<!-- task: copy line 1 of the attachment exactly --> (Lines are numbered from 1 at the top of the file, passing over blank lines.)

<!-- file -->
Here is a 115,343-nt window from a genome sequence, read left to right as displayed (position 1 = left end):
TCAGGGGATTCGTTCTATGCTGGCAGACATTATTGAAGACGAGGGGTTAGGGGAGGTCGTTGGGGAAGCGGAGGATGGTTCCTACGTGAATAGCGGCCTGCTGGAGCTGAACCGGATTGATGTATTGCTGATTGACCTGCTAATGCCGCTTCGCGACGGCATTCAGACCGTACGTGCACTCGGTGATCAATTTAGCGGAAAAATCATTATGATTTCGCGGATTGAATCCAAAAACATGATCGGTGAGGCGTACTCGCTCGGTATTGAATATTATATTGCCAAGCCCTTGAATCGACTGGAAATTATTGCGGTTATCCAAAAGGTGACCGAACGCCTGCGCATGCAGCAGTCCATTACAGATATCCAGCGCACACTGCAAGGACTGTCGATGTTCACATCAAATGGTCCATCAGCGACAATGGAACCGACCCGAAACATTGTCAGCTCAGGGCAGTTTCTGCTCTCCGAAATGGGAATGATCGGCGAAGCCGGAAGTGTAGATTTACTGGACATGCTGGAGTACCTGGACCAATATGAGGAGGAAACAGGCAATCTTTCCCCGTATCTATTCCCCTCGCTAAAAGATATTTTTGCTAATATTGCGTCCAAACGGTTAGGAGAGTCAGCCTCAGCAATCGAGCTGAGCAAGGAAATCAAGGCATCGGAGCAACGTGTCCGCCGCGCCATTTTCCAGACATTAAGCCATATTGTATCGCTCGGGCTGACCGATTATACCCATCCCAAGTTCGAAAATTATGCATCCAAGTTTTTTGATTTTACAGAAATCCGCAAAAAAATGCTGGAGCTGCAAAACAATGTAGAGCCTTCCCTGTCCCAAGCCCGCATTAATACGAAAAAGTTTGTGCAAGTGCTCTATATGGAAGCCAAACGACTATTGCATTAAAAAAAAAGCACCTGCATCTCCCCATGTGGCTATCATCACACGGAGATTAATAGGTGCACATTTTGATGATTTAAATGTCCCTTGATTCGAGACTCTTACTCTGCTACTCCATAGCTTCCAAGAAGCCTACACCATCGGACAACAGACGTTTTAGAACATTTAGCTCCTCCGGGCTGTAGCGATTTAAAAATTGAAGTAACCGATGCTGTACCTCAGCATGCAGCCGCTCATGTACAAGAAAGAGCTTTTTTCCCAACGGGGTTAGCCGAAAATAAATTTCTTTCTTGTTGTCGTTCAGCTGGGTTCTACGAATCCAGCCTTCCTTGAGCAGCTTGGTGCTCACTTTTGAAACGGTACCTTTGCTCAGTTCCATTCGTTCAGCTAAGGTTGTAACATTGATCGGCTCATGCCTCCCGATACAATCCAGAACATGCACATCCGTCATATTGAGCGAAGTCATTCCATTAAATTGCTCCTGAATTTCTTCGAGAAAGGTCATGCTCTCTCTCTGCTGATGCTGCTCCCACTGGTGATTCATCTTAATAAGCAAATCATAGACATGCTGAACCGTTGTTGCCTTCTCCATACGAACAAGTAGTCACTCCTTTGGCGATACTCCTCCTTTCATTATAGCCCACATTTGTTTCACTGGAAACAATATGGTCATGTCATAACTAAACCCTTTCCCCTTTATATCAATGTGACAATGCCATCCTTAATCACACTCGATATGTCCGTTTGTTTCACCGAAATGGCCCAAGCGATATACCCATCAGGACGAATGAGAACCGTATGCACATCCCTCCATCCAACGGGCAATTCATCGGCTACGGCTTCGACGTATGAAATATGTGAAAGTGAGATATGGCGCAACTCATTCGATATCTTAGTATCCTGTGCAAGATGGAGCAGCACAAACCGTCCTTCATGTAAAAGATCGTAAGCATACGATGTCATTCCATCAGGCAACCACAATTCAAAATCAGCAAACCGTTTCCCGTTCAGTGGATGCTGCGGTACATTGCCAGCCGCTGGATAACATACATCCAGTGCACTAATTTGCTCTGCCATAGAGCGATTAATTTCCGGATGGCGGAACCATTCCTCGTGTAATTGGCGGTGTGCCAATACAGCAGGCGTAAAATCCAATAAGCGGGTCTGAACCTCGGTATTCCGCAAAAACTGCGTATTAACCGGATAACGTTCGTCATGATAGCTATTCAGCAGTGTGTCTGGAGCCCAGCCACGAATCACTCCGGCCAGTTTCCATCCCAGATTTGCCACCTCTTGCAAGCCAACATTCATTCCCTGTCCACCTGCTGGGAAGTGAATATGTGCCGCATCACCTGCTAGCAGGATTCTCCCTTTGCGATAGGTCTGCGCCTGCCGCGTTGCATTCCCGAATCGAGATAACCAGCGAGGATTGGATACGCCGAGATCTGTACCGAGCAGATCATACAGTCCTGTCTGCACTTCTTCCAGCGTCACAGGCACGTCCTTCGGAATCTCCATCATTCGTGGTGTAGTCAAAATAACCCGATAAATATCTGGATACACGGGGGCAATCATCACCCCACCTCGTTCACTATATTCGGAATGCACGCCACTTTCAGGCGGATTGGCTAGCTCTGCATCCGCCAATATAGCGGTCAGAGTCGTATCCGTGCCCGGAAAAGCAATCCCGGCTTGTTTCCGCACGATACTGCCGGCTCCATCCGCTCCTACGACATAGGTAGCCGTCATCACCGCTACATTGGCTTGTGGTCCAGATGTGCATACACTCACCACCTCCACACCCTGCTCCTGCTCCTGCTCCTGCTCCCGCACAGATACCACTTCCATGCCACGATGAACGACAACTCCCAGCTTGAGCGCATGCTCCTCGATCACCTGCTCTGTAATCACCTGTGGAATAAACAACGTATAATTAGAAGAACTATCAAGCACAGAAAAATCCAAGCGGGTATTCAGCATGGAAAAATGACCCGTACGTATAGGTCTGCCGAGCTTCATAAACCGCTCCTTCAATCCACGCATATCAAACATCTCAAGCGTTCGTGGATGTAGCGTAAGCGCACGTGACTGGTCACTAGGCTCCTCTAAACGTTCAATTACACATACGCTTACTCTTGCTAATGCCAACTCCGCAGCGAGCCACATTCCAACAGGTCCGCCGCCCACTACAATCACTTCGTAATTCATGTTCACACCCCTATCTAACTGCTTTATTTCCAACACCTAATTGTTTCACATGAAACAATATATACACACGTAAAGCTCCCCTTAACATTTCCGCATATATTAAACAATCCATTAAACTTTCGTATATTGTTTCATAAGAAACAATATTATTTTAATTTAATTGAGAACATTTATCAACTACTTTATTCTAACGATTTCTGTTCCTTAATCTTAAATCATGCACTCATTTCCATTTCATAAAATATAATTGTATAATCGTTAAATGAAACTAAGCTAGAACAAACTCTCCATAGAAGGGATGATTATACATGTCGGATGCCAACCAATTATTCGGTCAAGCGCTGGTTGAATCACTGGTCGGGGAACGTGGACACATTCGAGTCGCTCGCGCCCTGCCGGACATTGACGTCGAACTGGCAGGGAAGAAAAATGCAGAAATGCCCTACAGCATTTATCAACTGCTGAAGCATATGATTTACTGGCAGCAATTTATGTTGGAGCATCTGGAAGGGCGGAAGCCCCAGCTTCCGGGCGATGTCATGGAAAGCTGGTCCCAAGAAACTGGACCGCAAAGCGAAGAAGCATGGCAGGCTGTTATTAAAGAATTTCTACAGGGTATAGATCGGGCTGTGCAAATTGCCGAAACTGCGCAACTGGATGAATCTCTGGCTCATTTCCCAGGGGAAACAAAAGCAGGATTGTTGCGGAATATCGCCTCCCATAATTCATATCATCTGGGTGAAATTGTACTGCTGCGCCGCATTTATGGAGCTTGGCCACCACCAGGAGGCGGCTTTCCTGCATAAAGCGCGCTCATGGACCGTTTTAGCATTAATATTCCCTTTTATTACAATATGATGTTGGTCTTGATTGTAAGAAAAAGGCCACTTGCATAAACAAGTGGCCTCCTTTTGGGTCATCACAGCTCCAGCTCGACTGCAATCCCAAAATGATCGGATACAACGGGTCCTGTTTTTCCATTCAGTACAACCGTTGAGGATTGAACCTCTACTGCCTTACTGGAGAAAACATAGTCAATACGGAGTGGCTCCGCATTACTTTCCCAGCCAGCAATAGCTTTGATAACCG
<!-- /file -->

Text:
Here is a 115,343-nt window from a genome sequence, read left to right as displayed (position 1 = left end):